Gaze Stabilization exercises are used to improve control of eye movements so vision can be clear during head movement. These exercises are appropriate for patients who report problems seeing clearly because their visual world appears to bounce or jump around, such as when reading or when trying to identify objects in the environment, especially when moving about. There are two types of eye and head exercises used to promote gaze stability. The choice of which exercise(s) to use depends on the type of vestibular disorder and extent of the disorder.
Balance Training exercises are used to improve steadiness so that daily activities for self-care, work, and leisure can be performed successfully. Exercises used to improve balance should be designed to address each patient’s specific underlying balance problem(s). 7 Also, to promote changes in balance, the exercises need to be moderately challenging, but safe enough so patients do not fall while doing them.
Additionally, balance exercises should be designed to reduce environmental barriers and fall risk. For example, the exercises should help improve patients’ ability to walk outside on uneven ground or walk in the dark.
For patients with Benign Paroxysmal Positional Vertigo (BPPV), the exercise methods described above are not appropriate to resolve this type of vestibular disorder. Through assessment, the type of BPPV is identified, and depending on the type, different repositioning maneuvers can be performed to help resolve the spinning that occurs due to position changes. 8, 9
What Should Patients Expect From Vestibular Rehabilitation?
VRT is usually performed on an outpatient basis, although in some cases, the treatment can be initiated in the hospital. Patients are seen by a licensed physical or occupational therapist with advanced post-graduate training.
VRT begins with a comprehensive clinical assessment that should include collecting a detailed history of the patient’s symptoms and how these symptoms affect their daily activities. The therapist will document the type and intensity of symptoms and discuss the precipitating circumstances.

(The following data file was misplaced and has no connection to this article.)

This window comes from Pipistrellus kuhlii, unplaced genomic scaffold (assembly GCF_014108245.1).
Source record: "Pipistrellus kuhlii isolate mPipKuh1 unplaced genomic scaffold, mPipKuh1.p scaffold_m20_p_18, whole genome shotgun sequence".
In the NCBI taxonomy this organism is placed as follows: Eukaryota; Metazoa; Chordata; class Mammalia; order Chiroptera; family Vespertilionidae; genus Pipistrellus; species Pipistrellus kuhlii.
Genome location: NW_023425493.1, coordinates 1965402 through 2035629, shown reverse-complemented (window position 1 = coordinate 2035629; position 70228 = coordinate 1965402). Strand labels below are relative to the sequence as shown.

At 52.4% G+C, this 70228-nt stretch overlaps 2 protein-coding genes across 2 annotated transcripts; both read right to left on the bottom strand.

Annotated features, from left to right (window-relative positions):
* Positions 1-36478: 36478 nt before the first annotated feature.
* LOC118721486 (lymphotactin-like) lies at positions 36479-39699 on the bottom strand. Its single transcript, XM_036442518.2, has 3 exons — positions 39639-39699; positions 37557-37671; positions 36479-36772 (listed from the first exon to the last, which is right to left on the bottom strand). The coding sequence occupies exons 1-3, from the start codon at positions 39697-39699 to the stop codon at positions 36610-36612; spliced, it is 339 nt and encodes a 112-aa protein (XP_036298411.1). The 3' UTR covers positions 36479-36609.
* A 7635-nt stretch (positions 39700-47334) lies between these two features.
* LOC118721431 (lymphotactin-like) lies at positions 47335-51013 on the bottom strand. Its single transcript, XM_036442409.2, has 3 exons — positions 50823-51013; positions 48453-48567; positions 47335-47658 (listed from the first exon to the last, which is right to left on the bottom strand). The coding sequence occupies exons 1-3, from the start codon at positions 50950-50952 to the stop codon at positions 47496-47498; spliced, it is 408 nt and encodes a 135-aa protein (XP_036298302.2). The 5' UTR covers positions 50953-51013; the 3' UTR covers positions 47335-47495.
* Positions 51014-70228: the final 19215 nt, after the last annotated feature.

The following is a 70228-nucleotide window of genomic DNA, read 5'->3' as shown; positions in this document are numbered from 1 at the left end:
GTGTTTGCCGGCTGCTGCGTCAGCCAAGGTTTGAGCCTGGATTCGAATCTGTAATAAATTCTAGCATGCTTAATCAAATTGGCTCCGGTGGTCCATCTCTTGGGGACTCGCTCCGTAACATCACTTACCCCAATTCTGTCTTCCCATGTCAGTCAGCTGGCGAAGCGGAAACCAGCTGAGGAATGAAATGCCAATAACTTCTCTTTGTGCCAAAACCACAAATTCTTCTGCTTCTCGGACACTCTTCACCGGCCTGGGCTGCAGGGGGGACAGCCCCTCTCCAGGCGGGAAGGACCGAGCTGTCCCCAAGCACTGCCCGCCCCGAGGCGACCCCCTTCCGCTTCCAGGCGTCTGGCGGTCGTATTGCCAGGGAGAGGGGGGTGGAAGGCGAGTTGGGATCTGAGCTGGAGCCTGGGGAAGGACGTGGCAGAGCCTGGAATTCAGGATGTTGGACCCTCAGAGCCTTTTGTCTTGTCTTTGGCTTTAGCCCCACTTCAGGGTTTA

Additionally, information about medications, hearing or vision problems, other medical issues, history of falls, previous and current activity level, and the patient’s living situation will be gathered.
The assessment also includes administering different tests to more objectively evaluate the patient’s problems. The therapist will screen the visual and vestibular systems to observe how well eye movements are being controlled. Testing assesses sensation (which includes gathering information about pain), muscle strength, extremity and spine range of motion, coordination, posture, balance, and walking ability.
A customized exercise plan is developed from the findings of the clinical assessment, results from laboratory testing and imaging studies, and input from patients about their goals for rehabilitation. For example, a person with BPPV may undergo a canal repositioning exercise for the spinning s/he experiences, whereas, someone with gaze instability and dizziness due to vestibular neuritis (a deficit from a weakened inner ear) may be prescribed gaze stability and habituation exercises, and if the dizziness affects their balance this may also include balance exercises.
An important part of the VRT is to establish an exercise program that can be performed regularly at home. Compliance with the home exercise program is essential to help achieve rehabilitation and patient goals.
Along with exercise, patient and caregiver education is an integral part of VRT. Many patients find it useful to understand the science behind their vestibular problems, as well as how it relates to the difficulties they may have with functioning in everyday life. A therapist can also provide information about how to deal with these difficulties and discuss what can be expected from VRT. Education is important for patients because it takes away much of the mystery of what they are experiencing, which can help reduce anxiety that may occur as a result of their vestibular disorder.
Are Vestibular Rehabilitation Exercises Difficult To Do?
The exercises are not difficult to learn, but that doesn’t mean they are easy to do!
The exercises can sometimes be tedious; however, committing to doing them is key to helping you achieve success. Setting up a regular schedule so that you incorporate them into your day is very important.
Exercises may, at first, make your symptoms seem worse. But with time and consistent work, your symptoms should steadily improve, and then, you will find that you are able to participate more in the activities of your daily life.